So the stigma has been lifted from most of these animals. Except for one, arguably the most nutritious and tasty animal on the list. The king of meats, our own smooth pygmy buffalo, good from the snout to the tail – the pig, Sus Scrofa. Hams, bacon, chops, ribs, cracklin’, loin, roasts – succulent pork is the most versatile and adaptable of all the animal flesh that the human carnivore consumes.
Up until recently, if one was served pork it was usually overcooked, as everyone was well aware of the nasty parasite that might be found embedded in it’s muscle, Trichinosis. As described in Wikipedia:
Trichinosis, also called trichinellosis, or trichiniasis, is a parasitic disease caused by eating raw or undercooked pork and wild game products infected with the larvae of a species of roundworm Trichinella spiralis, commonly called the trichina worm. The few cases in the United States are mostly the result of eating undercooked game (an acceptably clean or kosher animal!)or home reared pigs. It is most common in the developing world and where pigs are commonly fed raw garbage.
Today we are fortunate to be able to enjoy pork cooked medium rare, tender, moist and much more flavorful than beef or chicken. And much leaner than both of those as well. Of course, the residents of Europe, Central and South America and our own Southern states have been serving up delicious renderings of our porcine friend for some time now and when they are finished there is little of him left unconsumed.
But I have been consistently plagued by people who refuse to eat the most minuscule piece of pig, claiming that it is dirty and unclean. Now, these gustatorial complainers do not hail from the Jewish or Muslim camps, but there is nevertheless an almost religious fervor in their denunciation of pork. After determining that it is not a dearly held religious custom that generates this response, I will usually endeavor to educate them on the silliness of their fears. (I am not constrained by any unnecessary political correctness. Culinary ignorance is not protected by the Constitution.)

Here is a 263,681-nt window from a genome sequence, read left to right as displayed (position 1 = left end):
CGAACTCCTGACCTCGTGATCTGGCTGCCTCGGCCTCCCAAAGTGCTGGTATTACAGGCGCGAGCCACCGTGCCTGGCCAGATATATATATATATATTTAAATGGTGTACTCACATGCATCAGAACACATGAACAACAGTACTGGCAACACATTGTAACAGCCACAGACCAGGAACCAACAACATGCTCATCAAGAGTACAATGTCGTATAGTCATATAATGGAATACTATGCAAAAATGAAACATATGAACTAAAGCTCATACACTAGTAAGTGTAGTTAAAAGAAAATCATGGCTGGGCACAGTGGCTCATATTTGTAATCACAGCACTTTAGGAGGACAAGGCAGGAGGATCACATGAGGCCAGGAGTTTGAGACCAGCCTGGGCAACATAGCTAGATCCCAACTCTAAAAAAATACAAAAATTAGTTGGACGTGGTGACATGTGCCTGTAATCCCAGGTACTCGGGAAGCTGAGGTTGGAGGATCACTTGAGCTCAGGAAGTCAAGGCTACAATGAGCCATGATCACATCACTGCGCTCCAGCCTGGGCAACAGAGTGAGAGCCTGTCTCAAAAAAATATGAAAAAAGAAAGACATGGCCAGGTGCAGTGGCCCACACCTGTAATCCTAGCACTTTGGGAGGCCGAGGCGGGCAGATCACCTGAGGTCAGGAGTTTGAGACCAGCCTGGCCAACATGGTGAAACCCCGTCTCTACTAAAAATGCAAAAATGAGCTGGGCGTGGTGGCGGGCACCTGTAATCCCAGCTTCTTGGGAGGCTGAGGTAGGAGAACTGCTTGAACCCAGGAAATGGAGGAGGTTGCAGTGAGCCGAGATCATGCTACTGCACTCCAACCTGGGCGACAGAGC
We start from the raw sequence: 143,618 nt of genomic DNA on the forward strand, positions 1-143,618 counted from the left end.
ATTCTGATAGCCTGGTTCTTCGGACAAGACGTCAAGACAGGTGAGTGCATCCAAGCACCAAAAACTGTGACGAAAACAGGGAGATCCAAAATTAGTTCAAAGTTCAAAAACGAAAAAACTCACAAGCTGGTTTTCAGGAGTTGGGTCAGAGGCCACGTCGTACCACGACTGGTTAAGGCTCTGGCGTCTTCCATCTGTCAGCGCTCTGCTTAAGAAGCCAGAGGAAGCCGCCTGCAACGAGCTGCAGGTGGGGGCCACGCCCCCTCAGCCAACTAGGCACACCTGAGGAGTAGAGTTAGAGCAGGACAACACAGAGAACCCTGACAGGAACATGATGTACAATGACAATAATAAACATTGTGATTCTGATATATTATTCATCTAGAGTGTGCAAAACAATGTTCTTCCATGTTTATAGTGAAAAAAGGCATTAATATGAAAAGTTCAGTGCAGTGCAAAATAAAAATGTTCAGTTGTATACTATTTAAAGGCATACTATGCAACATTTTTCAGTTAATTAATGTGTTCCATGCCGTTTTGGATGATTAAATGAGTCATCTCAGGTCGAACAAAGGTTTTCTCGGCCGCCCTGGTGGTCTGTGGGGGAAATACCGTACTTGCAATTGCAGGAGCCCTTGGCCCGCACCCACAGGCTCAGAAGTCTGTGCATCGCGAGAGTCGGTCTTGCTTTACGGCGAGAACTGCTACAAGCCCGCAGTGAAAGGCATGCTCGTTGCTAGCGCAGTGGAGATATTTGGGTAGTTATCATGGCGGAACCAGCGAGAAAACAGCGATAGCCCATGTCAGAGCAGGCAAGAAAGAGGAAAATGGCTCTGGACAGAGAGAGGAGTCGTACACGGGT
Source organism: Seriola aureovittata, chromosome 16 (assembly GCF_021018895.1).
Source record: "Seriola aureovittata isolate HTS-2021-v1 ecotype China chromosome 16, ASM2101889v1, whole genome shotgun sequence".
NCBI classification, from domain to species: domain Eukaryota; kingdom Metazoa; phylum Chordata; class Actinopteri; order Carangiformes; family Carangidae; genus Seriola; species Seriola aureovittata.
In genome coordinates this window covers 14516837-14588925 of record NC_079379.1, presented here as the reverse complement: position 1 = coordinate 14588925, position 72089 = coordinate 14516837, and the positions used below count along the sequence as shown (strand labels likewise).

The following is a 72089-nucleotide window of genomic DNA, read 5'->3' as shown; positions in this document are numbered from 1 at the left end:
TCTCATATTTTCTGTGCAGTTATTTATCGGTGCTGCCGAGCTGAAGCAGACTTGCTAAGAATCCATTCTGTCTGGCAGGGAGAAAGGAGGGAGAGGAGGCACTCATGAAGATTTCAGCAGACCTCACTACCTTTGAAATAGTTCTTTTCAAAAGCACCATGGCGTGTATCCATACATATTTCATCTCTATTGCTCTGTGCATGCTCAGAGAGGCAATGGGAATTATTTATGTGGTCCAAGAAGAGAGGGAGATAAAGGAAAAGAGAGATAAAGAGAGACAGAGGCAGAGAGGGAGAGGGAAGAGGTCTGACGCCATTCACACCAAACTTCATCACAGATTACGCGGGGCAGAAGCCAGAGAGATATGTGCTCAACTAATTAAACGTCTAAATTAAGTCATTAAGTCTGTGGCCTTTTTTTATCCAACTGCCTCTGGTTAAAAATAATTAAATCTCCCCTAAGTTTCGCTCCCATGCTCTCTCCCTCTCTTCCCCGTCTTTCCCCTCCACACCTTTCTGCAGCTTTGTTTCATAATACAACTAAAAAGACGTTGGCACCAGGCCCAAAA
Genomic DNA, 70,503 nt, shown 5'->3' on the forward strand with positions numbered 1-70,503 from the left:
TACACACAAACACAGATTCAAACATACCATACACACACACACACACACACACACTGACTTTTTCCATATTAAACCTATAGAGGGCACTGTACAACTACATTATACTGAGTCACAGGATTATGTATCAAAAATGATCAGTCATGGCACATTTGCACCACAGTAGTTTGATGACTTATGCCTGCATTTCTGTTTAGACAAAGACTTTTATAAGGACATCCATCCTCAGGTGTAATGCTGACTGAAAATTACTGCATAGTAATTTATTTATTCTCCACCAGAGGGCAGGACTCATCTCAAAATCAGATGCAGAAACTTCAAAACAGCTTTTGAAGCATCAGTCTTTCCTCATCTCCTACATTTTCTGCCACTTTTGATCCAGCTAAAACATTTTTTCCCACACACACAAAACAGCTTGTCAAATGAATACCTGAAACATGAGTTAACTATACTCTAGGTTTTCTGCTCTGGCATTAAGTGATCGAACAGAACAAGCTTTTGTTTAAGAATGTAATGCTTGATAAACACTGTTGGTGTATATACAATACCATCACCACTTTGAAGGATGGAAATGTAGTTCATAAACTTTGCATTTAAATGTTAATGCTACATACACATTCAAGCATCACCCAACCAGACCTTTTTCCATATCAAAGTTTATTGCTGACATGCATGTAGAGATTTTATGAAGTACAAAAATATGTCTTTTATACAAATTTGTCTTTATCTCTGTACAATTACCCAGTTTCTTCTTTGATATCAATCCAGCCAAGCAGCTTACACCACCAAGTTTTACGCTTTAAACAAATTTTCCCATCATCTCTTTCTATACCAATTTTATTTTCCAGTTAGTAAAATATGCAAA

I explain that pork is completely safe, even when served rare but definitely (since time immemorial) when cooked well done. The parasite is not even present when the pigs are fed properly and for over 40 years all commercially raised hogs have enjoyed a very safe and healthy diet. Not only do these malcontents refuse to be edified, they will often resort to insults, referring to our tasty friend as ‘swine’ (as if that was a more derogatory term than ‘pig’). It is difficult for me to not take offense as well, since I am a devoted fan of said ‘swine’, in all it’s various culinary manifestations.
These folk, as I’ve said, seem to have no religious reservations (the vast majority seem to be Protestant) but they almost always hail from a Northeastern urban background (no Southerner or farm raised Amercian would look down his nose at slow cooked pork shoulder or braised and broiled loin ribs). Upon further interrogation, some will grudgingly admit to a penchant for catfish, crabs and shrimp, all formerly proscribed by the Bible and arguably much more ‘unclean’ than our piggy friends. (Many that I have met, though they may not smoke pork, will smoke cigarettes. So much for the X factor.)
From where does this misguided nutritional vigilantism spring forth? Over the years I have discovered a pattern. I mentioned that the vast majority of these folk were Protestant. More specifically, they tend to belong to conservative denominations that strive on taking the words found within the Bible very literally. Like most literalists, they tend to ‘proof text’ scripture, clinging tightly to some passages, conveniently forgetting others. Taking the Biblical injunction against pork seriously (the one dietary law that for some reason has overshadowed all others in the public eye) they take fair pride in not fouling the pristine temple of their bodies with this beast that God has chosen to loathe.
Their loss. Can someone please pass the barbecue?